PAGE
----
Glossary of Platform Law and Policy Terms

Inclusive Journalism

Cite this article as:
Milica Pesic and Tamara Gojkovic (17/12/2021). Inclusive Journalism. In Belli, L.; Zingales, N. & Curzi, Y. (Eds.), Glossary of Platform Law and Policy Terms (online). FGV Direito Rio.

Authors: Milica Pesic and Tamara Gojkovic

In increasingly diverse societies, the label ‘developing democracies’ refers to countries in transition to democracy. The need for fair, accurate, and responsible journalism stands at the top of the requests for rebuilding media for a democratic future. The process of reforming the media system after a conflict, or a long period of absence of democratic institutions, in different countries, restates this need acknowledging that the reform should involve the media/journalistic sector. Journalism is a vehicle to public conversation and civic action, and strengthening journalism training and education contributes to strengthening its value for society.

The UNESCO Media Development Indicators (MDI), tailored to identify how media reflect the diversity of society to fulfill its democratic potential, underline the importance of the presence of minority groups in mainstream media. Other free speech organizations, with a critical approach, have been recognizing the significance of diversity, pointing out that freedom of expression should be enjoyed by all citizens regardless of their race, ethnicity, faith, religion, language, gender, social status (dis)abilities or sexual orientation.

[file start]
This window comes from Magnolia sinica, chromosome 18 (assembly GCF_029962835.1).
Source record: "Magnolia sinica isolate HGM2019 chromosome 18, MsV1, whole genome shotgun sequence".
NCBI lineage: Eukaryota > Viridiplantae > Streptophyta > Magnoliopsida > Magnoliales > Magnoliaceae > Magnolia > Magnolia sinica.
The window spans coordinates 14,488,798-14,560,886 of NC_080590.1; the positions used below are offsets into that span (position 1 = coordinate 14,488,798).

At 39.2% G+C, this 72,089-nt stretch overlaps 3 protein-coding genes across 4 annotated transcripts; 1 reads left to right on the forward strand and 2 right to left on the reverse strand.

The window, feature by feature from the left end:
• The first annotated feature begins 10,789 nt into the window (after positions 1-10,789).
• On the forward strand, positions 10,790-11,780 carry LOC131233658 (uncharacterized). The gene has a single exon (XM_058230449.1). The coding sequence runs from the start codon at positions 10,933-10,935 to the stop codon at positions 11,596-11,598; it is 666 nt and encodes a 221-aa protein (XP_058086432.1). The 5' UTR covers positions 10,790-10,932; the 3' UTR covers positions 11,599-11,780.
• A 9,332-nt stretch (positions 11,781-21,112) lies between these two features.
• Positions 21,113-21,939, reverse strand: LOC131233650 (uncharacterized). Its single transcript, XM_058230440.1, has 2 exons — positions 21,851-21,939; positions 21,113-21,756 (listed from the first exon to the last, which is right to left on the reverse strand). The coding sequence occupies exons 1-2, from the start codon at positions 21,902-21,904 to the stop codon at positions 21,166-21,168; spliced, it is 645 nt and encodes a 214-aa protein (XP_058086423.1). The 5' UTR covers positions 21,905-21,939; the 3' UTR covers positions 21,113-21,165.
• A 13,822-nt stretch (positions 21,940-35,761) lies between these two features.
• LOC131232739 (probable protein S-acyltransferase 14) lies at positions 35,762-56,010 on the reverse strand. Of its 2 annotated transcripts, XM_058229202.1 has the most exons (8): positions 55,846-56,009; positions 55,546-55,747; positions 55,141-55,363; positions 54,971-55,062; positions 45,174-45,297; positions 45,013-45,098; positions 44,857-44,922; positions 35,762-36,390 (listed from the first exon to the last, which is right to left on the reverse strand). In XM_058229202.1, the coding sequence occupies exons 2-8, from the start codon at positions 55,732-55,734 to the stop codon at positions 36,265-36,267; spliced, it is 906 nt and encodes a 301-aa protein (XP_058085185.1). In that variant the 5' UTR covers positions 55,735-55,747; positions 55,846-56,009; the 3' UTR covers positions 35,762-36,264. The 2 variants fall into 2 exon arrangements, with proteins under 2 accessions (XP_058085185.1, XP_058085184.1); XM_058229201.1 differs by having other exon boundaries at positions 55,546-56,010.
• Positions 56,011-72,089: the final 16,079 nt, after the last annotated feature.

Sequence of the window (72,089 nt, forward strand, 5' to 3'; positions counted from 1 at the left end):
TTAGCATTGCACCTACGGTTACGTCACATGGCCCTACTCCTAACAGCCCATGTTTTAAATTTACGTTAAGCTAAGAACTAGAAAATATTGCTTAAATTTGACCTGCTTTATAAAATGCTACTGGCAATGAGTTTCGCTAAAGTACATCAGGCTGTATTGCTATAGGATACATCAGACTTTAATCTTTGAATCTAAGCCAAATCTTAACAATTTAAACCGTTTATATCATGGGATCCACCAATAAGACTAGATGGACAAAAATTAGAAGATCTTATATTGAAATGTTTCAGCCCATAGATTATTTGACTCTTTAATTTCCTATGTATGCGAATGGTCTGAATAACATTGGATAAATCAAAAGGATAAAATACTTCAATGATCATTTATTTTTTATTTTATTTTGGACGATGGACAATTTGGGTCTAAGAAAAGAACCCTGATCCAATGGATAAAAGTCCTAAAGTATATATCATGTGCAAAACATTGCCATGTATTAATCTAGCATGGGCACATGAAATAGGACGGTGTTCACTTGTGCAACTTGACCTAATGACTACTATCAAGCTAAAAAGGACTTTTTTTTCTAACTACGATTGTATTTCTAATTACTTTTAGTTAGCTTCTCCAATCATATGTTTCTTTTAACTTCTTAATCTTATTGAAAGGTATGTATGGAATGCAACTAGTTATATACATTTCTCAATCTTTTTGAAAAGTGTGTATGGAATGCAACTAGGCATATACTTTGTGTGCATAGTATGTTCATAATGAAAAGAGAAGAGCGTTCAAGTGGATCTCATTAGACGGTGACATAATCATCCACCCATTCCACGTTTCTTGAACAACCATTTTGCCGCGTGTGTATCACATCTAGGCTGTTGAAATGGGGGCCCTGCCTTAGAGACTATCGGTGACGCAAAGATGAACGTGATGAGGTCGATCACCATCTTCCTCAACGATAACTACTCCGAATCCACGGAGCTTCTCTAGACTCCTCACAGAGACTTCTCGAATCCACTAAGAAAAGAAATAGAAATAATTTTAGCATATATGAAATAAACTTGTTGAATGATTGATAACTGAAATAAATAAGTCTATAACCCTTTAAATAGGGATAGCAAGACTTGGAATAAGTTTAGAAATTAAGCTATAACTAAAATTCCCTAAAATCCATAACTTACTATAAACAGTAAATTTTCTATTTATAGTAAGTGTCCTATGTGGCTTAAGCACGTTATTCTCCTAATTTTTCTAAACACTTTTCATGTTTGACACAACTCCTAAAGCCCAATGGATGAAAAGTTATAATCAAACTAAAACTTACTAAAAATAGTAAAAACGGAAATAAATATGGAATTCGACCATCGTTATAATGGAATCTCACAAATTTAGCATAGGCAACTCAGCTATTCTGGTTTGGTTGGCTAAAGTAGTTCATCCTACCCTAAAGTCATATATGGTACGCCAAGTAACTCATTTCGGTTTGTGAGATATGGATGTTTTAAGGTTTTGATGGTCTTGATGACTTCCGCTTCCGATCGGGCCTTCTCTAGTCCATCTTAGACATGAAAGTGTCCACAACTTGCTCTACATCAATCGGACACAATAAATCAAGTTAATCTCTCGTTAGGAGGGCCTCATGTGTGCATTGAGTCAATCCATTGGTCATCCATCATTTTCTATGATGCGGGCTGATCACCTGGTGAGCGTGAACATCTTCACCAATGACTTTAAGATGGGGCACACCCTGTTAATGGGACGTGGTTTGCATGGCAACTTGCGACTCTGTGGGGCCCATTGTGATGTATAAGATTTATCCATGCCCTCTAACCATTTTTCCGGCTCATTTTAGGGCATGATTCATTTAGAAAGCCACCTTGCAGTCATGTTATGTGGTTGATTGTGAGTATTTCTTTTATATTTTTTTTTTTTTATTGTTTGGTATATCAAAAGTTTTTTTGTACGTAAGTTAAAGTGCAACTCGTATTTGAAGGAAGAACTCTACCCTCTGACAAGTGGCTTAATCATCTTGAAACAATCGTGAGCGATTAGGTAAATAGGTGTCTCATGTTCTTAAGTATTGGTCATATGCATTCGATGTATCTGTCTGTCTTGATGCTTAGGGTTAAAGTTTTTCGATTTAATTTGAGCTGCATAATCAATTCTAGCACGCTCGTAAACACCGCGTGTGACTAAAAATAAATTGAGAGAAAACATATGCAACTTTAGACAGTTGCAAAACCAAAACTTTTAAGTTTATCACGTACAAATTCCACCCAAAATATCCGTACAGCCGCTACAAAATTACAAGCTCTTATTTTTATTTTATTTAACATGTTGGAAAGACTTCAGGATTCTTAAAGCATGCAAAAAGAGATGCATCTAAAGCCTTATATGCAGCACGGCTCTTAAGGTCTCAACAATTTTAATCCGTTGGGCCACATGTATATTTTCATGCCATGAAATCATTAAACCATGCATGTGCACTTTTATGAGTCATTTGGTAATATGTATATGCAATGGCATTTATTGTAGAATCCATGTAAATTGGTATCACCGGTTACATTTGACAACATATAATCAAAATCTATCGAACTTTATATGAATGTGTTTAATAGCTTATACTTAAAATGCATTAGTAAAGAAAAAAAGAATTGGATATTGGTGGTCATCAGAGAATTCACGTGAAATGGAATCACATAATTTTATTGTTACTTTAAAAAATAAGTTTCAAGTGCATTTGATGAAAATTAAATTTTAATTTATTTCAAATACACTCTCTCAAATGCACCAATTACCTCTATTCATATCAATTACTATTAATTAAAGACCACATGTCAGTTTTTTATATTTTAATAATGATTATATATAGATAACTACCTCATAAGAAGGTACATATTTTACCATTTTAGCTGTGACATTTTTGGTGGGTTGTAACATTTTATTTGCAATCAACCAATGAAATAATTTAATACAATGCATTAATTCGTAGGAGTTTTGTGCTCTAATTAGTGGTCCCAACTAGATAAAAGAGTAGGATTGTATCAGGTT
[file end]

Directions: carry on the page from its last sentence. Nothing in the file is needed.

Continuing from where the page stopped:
In 2007, the UN Special Rapporteur on Freedom of Opinion and Expression, along with the OSCE Representative on Freedom of the Media, the Organization of African States Special Rapporteur on Freedom of Expression, and the ACHPR Special Rapporteur on Freedom of Expression and Access to Information, made a joint Declaration on Promoting diversity in the Broadcast Media. The declaration stressed that: 

[t]he fundamental importance of diversity in the media to the free flow of information and ideas in society, in terms both of giving voice to and satisfying the information needs and other interests of all, as protected by international guarantees of the right to freedom of expression. 

The United Nation’s notion of an inclusive society, ‘society for all’, overrides differences of race, gender, class, generation, and geography and ensures inclusion, equality of opportunity, and capability of all members of the society. Among the prerequisites for an inclusive society – respect for all human rights, freedom, the rule of law, and a solid civic society – equal access to public information and tolerance for cultural diversity education, are also critical. Furthermore, it provides opportunities to learn the history and culture of one’s own and other societies, which cultivates the understanding and appreciation of different societies, cultures, and religions. In addition, the ‘inclusive society’ implies a radical set of changes through which society restructures itself to embrace all of its members.

Journalism that can relate to the idea of inclusive society can be called ‘inclusive journalism’. Inclusive journalism challenges the status quo to prevent media from intentionally or unintentionally spreading prejudice, intolerance, and hate. This idea is rooted in and inseparable from the political notion of inclusive democracy.

Used interchangeably, inclusive democracy and inclusive society indicate a political system that goes beyond recognizing formal equality of all individuals and involves taking actions and special measures to compensate for inequalities of unjust social structures. Young (2002:53)1 says that 

democratic norms mandate inclusion as a criterion of the political legitimacy of outcomes” and distinguishes two forms of social exclusion: (1) ‘external’, when there is an exposed exclusion of groups and individuals from the decision-making process; and (2) ‘internal’, when “the terms of discourse make assumptions some do not share, the interaction privileges specific styles of expression, the participation of some people is dismissed as out of order (ibid).